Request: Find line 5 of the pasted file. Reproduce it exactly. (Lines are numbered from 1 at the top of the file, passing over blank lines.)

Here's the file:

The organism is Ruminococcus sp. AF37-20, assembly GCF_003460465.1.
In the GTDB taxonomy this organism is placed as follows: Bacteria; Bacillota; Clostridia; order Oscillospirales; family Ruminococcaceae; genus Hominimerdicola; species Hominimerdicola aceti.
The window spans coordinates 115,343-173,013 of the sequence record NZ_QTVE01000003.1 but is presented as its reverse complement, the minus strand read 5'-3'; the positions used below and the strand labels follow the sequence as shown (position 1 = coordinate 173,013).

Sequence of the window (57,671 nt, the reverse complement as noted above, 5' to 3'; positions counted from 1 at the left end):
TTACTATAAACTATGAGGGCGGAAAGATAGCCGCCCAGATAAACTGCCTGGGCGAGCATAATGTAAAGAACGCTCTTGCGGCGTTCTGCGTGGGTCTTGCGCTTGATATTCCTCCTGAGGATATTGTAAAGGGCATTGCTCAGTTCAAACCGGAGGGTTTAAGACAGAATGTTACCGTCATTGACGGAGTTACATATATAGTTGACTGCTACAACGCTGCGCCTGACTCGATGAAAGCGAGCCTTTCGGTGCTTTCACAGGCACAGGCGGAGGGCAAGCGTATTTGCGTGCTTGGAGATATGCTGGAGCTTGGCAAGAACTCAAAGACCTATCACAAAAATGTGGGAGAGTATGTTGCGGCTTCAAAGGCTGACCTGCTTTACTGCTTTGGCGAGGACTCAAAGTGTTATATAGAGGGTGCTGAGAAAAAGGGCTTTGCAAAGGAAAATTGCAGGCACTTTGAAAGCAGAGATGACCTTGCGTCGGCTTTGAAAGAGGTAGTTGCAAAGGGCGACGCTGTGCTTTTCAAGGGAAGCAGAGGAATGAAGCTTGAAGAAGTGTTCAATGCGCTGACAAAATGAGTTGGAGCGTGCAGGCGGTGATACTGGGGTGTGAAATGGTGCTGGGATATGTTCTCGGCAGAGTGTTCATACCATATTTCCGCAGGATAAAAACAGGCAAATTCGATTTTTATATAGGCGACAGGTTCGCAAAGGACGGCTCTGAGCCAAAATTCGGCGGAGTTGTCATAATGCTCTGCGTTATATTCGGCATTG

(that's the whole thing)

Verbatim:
TTACTATAAACTATGAGGGCGGAAAGATAGCCGCCCAGATAAACTGCCTGGGCGAGCATAATGTAAAGAACGCTCTTGCGGCGTTCTGCGTGGGTCTTGCGCTTGATATTCCTCCTGAGGATATTGTAAAGGGCATTGCTCAGTTCAAACCGGAGGGTTTAAGACAGAATGTTACCGTCATTGACGGAGTTACATATATAGTTGACTGCTACAACGCTGCGCCTGACTCGATGAAAGCGAGCCTTTCGGTGCTTTCACAGGCACAGGCGGAGGGCAAGCGTATTTGCGTGCTTGGAGATATGCTGGAGCTTGGCAAGAACTCAAAGACCTATCACAAAAATGTGGGAGAGTATGTTGCGGCTTCAAAGGCTGACCTGCTTTACTGCTTTGGCGAGGACTCAAAGTGTTATATAGAGGGTGCTGAGAAAAAGGGCTTTGCAAAGGAAAATTGCAGGCACTTTGAAAGCAGAGATGACCTTGCGTCGGCTTTGAAAGAGGTAGTTGCAAAGGGCGACGCTGTGCTTTTCAAGGGAAGCAGAGGAATGAAGCTTGAAGAAGTGTTCAATGCGCTGACAAAATGAGTTGGAGCGTGCAGGCGGTGATACTGGGGTGTGAAATGGTGCTGGGATATGTTCTCGGCAGAGTGTTCATACCATATTTCCGCAGGATAAAAACAGGCAAATTCGATTTTTATATAGGCGACAGGTTCGCAAAGGACGGCTCTGAGCCAAAATTCGGCGGAGTTGTCATAATGCTCTGCGTTATATTCGGCATTG